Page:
A year ago, you implemented a new approach to auditing at Barnsley. Can you tell us what prompted it? In healthcare, we tend to measure safety by looking at negatives. The number of falls, the number of category 2 pressure ulcers, the number of adverse events etc. Our whole system is built on it, from local auditing and Datix reporting, to CQC inspections. But counting the number of pressure ulcers for example, doesn’t really tell you about the standards of pressure ulcer care. I wanted to look at things differently; to focus more on the interventions and good practice that helps keep patients safe. Where did you start? We started with pressure ulcer reduction. Our Tissue Viability team and I looked at the learning from Root Cause Analyses and worked together to create a list of all of the things we can do to help prevent pressure ulcers. Skin assessments, pillow positioning, moving patients etc. If we ticked every box for every patient, would we prevent pressure ulcers altogether (unless the patient doesn’t follow the advice)? I took this list and worked with the digital app company, Perfect Ward to build a simple-to-use auditing tool. It allows us to measure safety by our standards of care and interventions rather than counting negative outputs. If our standards of care are high and a lot of people are still getting pressure ulcers, we have assurance on the standard of care being delivered. How did you implement the pressure ulcers audit? Once we had created the list of standards and preventative measures, we used the app to do an audit of around 35% of patients on each ward. At the start of the project, we found that teams were on average hitting 64% of the standards. The digital app provides a performance rating system, with red with red (less than 70%), amber (greater than 70% but less than 90%) and green (90% or more). The performance of the team against these ratings dictate how we would support each team moving forward. For example, if an audit showed a team to be performing at the lowest level (red), we made a commitment to support them on a weekly basis until they were performing at the highest level (green). How have staff responded? Staff have responded really well. This system provides recognition, and credit where credit is due. It can help staff to feel confident when they are providing high standards of care and to know that they are doing the right thing for the patients. Where there is room for improvement, the Perfect Ward app makes it is easy to see where the gaps in the delivery of interventions exist so they can be tackled. The tissue viability nurses are there to support, coach and to help problem solve. There may be certain interventions that are consistently missed which can sometimes be a sign that the wider organisation needs to help solve the issue. Safety is a shared responsibility, and we need to make sure we have the systems in place to support success. What support have you needed along the way? It’s really important to have passionate people who understand and believe in this approach to auditing. You need to have an Executive Team who are prepared to look at measuring outcomes differently. I’m lucky, our Director and Deputy Director of nursing are very supportive. It’s also important to acknowledge that it is not a silver bullet; change takes time. That can be frustrating for some people who want to see results quickly. It’s taken a year but teams are now hitting on average 94% of the standards set out by the auditing tool, and we are starting to see decreases in category 2 pressure ulcers (per 1000 bed days) since June 2020. What have you learnt? It has been really important to constantly engage staff and build good relationships, to make sure we understand everyone’s competing priorities. The approach has been a great enabler for quality improvement methodology, empowering teams to find their own solutions and really own the results. What’s next? This approach to auditing is not rocket science. It can be used to raise standards of care in most circumstances within health and social care – without focusing on the negatives. We have successfully applied it to both pressure ulcer and falls prevention at Barnsley and just started on nutrition and hydration. In the future I’d like to see it used in other areas, to identify what excellent dementia care in hospitals looks like for example. It could also be used to ensure that staff have a good understanding of the Mental Capacity Act and safeguarding processes. Or to make sure patients are being well-fed. It really is just a blueprint that can be used to raise standards of care, and safety in any circumstance. Final thoughts? I personally don’t like to look at my work as reducing harm. I prefer to look at it in terms of improving the standards of care we give our patients. The difference is important. Photograph of the Tissue Viability Team. Above is an example of a checklist used for pressure sores. The graph above shows the trust average on delivery of the pressure ulcer prevention interventions across adult inpatient wards over a 12 month period. The 'distribution of score' graph above shows the percentages scored across the adult inpatient wards for each month over a 12 month period. This graph shows more areas achieving 90% (or more) and fewer scoring 70% or less as time has progressed.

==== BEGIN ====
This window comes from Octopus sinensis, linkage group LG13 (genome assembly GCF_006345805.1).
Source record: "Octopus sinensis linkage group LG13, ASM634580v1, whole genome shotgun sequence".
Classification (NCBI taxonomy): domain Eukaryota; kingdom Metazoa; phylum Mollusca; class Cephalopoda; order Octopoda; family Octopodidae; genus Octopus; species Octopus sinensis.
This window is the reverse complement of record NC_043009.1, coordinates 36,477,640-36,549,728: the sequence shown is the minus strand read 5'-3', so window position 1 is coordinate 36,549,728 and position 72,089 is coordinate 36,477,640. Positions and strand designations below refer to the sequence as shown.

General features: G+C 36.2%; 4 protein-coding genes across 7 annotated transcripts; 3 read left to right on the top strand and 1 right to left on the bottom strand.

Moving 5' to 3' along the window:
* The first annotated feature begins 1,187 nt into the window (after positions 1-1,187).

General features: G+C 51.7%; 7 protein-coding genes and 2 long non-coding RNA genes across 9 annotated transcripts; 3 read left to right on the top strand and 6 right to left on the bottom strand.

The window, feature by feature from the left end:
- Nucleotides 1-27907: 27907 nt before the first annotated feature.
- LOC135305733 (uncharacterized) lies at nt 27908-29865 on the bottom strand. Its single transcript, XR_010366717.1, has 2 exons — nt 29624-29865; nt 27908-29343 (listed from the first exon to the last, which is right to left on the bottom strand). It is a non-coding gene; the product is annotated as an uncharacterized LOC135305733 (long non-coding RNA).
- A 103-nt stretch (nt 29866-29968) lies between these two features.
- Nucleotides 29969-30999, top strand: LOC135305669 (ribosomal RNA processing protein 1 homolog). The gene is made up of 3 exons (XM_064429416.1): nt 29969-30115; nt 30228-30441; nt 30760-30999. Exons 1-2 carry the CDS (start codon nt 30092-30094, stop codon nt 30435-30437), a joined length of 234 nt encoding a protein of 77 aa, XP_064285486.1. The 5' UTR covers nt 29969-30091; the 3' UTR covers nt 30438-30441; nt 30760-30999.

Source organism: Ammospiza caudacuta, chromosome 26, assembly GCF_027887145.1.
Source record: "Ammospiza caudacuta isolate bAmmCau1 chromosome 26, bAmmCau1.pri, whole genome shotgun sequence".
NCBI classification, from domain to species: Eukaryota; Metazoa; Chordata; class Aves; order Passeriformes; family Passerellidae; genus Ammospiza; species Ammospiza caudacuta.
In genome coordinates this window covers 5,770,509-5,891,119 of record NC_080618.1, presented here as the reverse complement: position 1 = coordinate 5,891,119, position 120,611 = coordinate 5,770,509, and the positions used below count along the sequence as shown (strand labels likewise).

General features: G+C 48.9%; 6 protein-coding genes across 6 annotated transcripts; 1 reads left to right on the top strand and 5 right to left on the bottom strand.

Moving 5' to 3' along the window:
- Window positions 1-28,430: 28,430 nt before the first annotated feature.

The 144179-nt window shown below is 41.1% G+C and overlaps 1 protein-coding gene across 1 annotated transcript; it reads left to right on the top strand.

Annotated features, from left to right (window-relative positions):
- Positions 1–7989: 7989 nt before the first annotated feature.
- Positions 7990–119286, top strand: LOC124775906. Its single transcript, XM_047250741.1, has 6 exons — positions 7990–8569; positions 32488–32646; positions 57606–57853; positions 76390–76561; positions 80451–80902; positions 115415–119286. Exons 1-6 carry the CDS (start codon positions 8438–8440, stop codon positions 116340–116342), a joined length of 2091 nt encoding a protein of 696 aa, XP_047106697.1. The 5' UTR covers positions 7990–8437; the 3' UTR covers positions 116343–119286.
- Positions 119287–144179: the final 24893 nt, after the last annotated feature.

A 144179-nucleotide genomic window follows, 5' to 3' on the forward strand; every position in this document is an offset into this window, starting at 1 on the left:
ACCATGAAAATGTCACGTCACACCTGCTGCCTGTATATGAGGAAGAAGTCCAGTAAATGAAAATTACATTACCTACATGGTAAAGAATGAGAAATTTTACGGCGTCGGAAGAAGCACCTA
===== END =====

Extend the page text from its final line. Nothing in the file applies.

11. Content Article
    Key points Learning from Excellence (LfE) is a system for capturing examples of good practice in healthcare as a complementary approach to traditional incident reporting. The LfE philosophy proposes that learning from what works well in a system enables improvements in the quality and safety of the work, and the morale of staff performing it. LfE systems comprise simple reporting forms for peer-to-peer positive feedback with sharing of examples to enable wider learning. LfE reporting identifies excellence and learning opportunities in both process and outcome. LfE is aligned with aspects of appreciative inquiry and Safety-II.